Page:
3. Jon said

    Thank goodness I was too chicken to buy more refiner puts! TSO over $70!!??

    Another subject – Zman, just to let you know, your blog updates are coming sporadically and late via e-mail and RSS. The latest post (from yesterday) just showed up this morning’s mail. Also the RSS comments from previous days came in one bunch yesterday.

  4. Jon said

    BTW, have you been following the “hot fuel” topic? Just another way the oil crooks are grabbing a few more pennies per gallon from us.

  5. zmann said

    Jon – hear ya slow updates. wordpress seems to be having a few slow run problems last few days. Hopefully it’ll clear up soon because I’m having trouble accessing my own site today.

    Hot fuel – yup, that’s been brought up in the past to no avail but they keep trying.

    On the refiners and energy stocks, I’m still not really playing (bot a little SU put this am but otherwise I’m steering clear until they look toppy). I won’t go long except for spells of “trading the madness”.

  6. zmann said

    Covered LNG puts at $1.30 earlier and will likely reenter. Back in SU 75 Ps at $0.90 ($78.36 entry)

  7. Attacking Mid said

    I’m playing (or should I say getting pounded by) the SU 80’s. If they’re ITM, I’ll hold ’em till the bitter end if I have to.

    You can “buy” $5 of intrinsic value for only $2 with the 80’s, so I don’t like the 75’s at this price point.

    HOC Dec 75’s looking interesting.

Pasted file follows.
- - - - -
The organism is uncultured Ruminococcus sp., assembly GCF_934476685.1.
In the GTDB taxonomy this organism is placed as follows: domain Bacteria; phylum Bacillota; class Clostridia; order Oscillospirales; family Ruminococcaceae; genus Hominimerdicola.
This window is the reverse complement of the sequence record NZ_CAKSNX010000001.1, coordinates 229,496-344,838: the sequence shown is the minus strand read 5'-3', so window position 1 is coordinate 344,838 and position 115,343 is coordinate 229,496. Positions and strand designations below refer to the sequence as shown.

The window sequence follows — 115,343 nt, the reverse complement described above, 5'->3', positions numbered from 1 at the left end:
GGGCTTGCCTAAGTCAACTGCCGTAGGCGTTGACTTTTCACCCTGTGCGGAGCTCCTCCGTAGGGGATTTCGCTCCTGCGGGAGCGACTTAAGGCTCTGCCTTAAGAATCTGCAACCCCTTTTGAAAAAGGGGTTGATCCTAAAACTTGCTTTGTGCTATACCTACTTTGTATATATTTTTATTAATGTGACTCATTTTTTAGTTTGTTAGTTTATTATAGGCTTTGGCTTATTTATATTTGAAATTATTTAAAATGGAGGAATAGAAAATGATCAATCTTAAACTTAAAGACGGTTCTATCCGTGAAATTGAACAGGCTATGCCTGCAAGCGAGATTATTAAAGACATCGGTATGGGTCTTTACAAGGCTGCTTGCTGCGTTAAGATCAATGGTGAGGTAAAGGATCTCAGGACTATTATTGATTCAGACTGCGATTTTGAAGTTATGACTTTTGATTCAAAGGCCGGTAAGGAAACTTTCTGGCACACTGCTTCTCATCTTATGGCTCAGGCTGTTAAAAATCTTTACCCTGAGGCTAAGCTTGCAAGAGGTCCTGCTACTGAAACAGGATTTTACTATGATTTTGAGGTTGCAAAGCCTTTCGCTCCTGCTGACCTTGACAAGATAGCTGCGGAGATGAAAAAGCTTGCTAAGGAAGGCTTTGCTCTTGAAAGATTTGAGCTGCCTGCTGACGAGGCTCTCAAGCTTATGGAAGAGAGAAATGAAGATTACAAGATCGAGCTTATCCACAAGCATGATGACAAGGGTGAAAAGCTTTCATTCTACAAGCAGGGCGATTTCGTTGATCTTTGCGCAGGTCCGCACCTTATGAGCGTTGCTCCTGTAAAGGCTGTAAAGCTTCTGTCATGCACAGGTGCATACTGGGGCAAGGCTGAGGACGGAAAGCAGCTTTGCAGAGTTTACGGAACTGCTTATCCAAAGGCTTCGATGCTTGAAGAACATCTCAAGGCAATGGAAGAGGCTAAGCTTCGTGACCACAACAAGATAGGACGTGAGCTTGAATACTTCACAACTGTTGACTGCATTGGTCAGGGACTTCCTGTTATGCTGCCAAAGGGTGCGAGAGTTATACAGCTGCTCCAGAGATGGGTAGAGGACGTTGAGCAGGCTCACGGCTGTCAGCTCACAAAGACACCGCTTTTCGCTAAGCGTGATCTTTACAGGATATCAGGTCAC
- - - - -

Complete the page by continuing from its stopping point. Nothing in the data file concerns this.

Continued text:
No one should buy oil co puts at this time, as I have yet to flip to calls. Am way upside down on my SU puts at the moment. Sigh…..


  8. zmann said

    FRO continues to break down. OMM can’t be far behind. VLCC rates continue to weaken.

  9. walter said

    wow, OIH at 145 – madness lol

  10. duckamn said

    You should be very careful making NG investing decisions on very faulty data. Check the data for storage withdrawls! You’ll discover that november in total is about flat – no net withdrawls or injections. Try the NG storage link on (its on the right). It gives a nice table of 5-yr avg. and a link to a chart.

    In October, we were 100 BCF below the normal injection, inspite of the warm weather in November, its not as much as would expect given the heat. What this says that on a weather-neutral basis we have to move to a supply-demand deficit. It looks like we are going to get a cold December, watch what happens to the numbers then!